(Read more at Gizmag)
 

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MIT's Dan Nocera Creates Energy From Water & Sunlight

MIT Professor Dan Nocera made this discovery 6 months ago and wants to share it with the world, although MIT owns the patent. He has published his breakthrough and made it "open-source." His students are already inventing machines applying this science and he says, "This is the way science works!"
(see Sott.net for the interview (video) Fri, 26 Nov 2010 15:55)
 

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When it comes to solar cells, everyone is chasing the highest conversion efficiency. Although we’ve seen conversion efficiencies of over 40 percent achieved with multi-junction solar cells in lab environments, Boeing subsidiary Spectrolab is bringing this kind of efficiency to mass production with the announcement of its C3MJ+ solar cells which boast an average conversion efficiency of 39.2 percent.
Boeing to mass-produce record-breaking 39.2 percent efficiency solar cell
 

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Turning Tailpipe Emissions Into Power

Where there’s heat, there’s energy — even in the smelly exhaust that emerges from a car tailpipe. The trick is harvesting that energy and converting it to a usable form, and that’s exactly what Purdue University researchers intend to do in a three-year project in collaboration with General Motors.

The National Science Foundation and the U.S. Department of Energy, to the tune of $1.4 million, are funding this effort to develop a prototype thermoelectric generator (TEG) that would charge batteries and power a car’s electrical systems, reducing the engine’s workload and improving fuel economy.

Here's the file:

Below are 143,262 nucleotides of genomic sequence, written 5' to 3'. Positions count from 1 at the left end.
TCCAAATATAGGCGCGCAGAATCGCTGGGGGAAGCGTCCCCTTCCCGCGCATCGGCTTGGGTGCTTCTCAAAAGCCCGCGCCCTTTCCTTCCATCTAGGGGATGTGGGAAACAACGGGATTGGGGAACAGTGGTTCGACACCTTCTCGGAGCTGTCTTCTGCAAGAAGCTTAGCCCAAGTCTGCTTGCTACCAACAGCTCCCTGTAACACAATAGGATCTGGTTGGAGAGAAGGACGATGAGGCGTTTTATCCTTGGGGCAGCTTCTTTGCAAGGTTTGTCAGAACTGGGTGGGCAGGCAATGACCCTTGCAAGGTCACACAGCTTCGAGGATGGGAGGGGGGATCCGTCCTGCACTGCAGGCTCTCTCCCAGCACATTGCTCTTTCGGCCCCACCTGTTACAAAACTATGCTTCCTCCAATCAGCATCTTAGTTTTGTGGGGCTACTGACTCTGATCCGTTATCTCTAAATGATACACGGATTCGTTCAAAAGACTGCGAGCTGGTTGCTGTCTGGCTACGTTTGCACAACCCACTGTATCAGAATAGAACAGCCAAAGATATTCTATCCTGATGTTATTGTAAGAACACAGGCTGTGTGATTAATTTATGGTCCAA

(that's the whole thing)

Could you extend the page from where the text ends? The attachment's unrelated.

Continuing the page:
Turning Tailpipe Emissions Into Power | EarthTechling
 

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More on Nocera's commercialization of the cheap hydrogen tech:

Solar Power Storage Enabled by Dirty Water

Sun Catalytix, a company founded by MIT professor Daniel Nocera, is working on a new, cheap solar power system that converts solar energy to hydrogen. The system should be on the market in a year and a half, and costs just $20. India's Tata Group has invested about $10 million in the company, seeing it as a low-cost power provider for poor families in India and elsewhere.
(FastCompany)
 

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Energy from sunlight and water

That sounds really interesting, and I hope to see it take off. But just to put it in perspective, that process is what plants have been doing here on earth for billions of years.

Cheers
 

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...and nature continues to show us the way...

Scientists find natural photovoltaic cell in hornet, and copy it



the Oriental hornet ... the outer layers of its body work as a natural photovoltaic cell, converting sunlight to electricity. The scientists then proceeded to create a cell of their own, using the hornet as their inspiration.
The yellow cuticle takes its coloration from the pigment xanthopterin, and it turns out that xanthopterin has the ability to change light into electrical energy.
(GizMag)
 

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Thin Film Solar Catching Up To Crystalline Panels On Efficiency?